They also own aha (110 acre) beef enterprise at Hartgill Farm next door, but all the finishing is done elsewhere. They sell beef part-raised on their own farm, plus products sourced locally from over regional business' and producers. The pork comes from Roy Collis' family farm only one mile away, the lamb is from Graham Taylor at Buckhorn Weston and the beef from Francis Burfitt at Mere.
Manor Farm is on the edge of the Blackmore Vale with Dorset, Somerset and Wiltshire on it's borders. The Down family have been farming here since 1938. They have realised their dream to create a retail business which would outperform the farm.
In January 2008, they opened a £125,000 extension to accommodate a coffee shop and leave a larger retail space. The first year's turnover of the whole unit was £756,000, rising to £910,000 and a predicted £1.3m by this Christmas. The shop represents 47% of the turnover, with the restaurant accounting for 33% and the butchery 20%. More than 36,000 cars pass their door each week, with an average spend per customer of £12.50 to £13.
"The biggest hurdle has been staffing, but at the moment we have a wonderful team," said Jane. "We have learned the lesson that one of us needs to be here - we are hands on."
"Customer focus is vital," said Brian. "A good team of staff will generate repeat custom We do research and hold regular team meetings to discuss where improvements can be made".
Their courage in thinking big early on has already reaped rewards. The couple have had two serous offers for the business in the past two years, bit they are "really on a role right now" and are not ready to retire just yet.
Douglas Wanstall is a big bloke with big ambitions for himself and other local producers. At Bank Farm, Ashford, Kent, he is pioneering a local food distribution hub and has had remarkable success in supplying hospitals, schools, hotels, food stores and restaurants. In just six years, his formidable energies have developed a business with a £5m turnover. He predicts revenue will quadruple to £20m by 2011.
"My vision for our business is to build the largest and most successful food business in the country," Douglas explained to the judges. "We intend to build the market for locally produced goods and develop as many routes to market as possible."
The sheer scale of the enterprise is awesome. Bank Farm buys products from local farmers and sells them on to a wide range of customers interested in localised food. While clever logistics are vital to this business, farming is still at it's heart.
The Wanstall family, including his wife Stephanie and parents, run their own mixed farm with arable and vegetable crops, free-range poultry and diversifications, including a restaurant and shop. Overall they have 1040ha (2500 acres) for arable, 40 livestock and Douglas is still hands-on.
"The business started in a basic way in 2002," said Douglas. "We had been producing free-range eggs and I started selling to local shops and pubs. We then moved into marketing in London and aimed for the top end."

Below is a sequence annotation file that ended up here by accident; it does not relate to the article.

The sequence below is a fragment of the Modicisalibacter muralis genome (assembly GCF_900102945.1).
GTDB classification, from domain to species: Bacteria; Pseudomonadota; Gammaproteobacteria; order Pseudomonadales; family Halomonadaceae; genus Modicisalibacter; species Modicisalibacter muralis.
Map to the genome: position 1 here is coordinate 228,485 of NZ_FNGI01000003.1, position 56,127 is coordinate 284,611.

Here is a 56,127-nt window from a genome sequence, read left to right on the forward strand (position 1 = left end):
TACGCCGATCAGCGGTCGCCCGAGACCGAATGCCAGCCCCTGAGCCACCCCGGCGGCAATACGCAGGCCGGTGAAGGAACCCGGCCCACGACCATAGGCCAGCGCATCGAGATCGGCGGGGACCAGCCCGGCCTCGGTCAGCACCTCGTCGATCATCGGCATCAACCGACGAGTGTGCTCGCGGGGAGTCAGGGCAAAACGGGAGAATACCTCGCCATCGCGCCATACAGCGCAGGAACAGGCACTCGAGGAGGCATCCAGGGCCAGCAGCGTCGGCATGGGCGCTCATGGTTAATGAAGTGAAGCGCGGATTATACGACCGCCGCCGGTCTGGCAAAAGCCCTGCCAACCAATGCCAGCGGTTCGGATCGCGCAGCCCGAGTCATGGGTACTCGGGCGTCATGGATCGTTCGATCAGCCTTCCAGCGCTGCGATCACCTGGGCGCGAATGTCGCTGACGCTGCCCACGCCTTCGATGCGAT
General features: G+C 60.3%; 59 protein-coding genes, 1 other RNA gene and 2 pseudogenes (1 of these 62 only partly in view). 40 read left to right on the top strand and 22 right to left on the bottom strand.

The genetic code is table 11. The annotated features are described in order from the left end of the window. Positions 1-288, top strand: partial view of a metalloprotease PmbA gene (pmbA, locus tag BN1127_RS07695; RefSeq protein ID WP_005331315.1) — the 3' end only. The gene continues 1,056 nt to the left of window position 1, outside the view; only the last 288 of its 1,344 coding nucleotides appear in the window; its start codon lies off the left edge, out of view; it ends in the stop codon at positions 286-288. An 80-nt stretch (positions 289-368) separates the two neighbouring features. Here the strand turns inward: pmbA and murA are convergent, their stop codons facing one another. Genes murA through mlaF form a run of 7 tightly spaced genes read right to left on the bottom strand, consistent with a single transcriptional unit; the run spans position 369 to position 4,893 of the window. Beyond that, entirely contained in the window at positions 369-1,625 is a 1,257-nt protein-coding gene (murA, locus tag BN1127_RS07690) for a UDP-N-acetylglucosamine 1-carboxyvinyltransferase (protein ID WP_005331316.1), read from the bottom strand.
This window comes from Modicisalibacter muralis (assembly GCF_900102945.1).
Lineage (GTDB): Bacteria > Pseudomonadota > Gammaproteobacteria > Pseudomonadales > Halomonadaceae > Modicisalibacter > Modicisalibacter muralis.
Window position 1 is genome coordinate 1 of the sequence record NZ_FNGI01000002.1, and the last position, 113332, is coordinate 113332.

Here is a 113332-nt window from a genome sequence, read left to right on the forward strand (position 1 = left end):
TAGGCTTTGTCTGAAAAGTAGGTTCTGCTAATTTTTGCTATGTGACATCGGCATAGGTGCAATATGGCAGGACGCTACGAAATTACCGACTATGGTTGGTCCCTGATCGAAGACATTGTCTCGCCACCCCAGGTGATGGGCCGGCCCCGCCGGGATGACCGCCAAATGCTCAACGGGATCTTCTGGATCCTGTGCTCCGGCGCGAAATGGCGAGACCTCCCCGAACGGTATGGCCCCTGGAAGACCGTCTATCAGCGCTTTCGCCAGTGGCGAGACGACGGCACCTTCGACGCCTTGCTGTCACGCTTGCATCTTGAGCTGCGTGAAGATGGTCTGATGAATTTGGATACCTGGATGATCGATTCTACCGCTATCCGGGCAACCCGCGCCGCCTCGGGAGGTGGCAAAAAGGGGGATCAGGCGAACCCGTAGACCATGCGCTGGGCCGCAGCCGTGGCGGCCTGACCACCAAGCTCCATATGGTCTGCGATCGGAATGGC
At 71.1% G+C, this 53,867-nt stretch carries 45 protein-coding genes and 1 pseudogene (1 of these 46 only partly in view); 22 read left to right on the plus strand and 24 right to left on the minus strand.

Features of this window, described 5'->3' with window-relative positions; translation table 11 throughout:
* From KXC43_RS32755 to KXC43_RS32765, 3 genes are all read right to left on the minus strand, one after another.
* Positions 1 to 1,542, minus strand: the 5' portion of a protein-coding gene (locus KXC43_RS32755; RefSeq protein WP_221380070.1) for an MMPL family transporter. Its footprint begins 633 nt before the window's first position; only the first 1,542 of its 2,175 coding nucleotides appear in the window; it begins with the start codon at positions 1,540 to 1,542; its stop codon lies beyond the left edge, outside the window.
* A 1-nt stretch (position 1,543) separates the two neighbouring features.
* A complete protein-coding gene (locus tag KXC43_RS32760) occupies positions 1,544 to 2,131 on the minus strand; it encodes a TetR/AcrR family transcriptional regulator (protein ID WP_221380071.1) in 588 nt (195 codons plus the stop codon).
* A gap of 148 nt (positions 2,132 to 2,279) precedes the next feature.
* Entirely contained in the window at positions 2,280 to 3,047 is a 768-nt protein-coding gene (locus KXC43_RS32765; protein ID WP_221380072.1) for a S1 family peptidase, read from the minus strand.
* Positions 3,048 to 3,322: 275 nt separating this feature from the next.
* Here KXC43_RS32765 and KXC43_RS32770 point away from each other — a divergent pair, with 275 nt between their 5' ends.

Bank farm now supplies over 1400 lines with its motto: "One supplier, one invoice, hundreds of local products." It's customers include seven schools, big city hospitals like the Royal Brompton, prestigious London hotels like the Lanesborough and the Wolseley as well as Fortnum & Mason, Wholefoods Market, Clarence House and five Asda stores in Kent.
Supplying Asda has it's own challenges with product positioning, pricing, packaging, and merchandising all having to be absolutely right if local lines are to fly off the shelves. Bank Farm works with up to 100 local producers and douglas admits he is picky about who to take on. He is equally choosy about customers, refusing business with celebrity chefs Marco Pierre White and Gordon Ramsey because "their attitude was all wrong and they were shocking payers, so why should I subsidise them?"
In the beginning, Douglas identified that barriers to market were technical accreditation and credibility. So he set about acquiring it though the membership of the Lion code, Freedom Foods and LEAF.
While specialists can be expensive, Douglas quickly realised they could add value and help him grow quicker. He has since recruited finance, IT, sales, fresh produce and business development specialists. A meat expert to oversee a new Truly Tender Meat brand is also on the cards, along with a web shopping portal to compete against Abel & Cole and Riverford.
Douglas Wanstall is not a man prone to bragging. When he says he has aspirations to grow you have a feeling he'll achieve it. He wants to bring together local food hubs across the country. They would operate as individual businesses but with a single deck administering nationwide contracts with the NHS, restaurant chains and major food caterers. His first step is to set up a similar local hub in Hampshire this September.
Douglas describes himself as "someone with itchy feet all the time", which is why me manages to juggle all this with the demands of two young children plus farm visits. If there's a spare hour, he's even thinking about renovating an ancient 16th century barn into a wedding venue. This farmer is simply inspirational.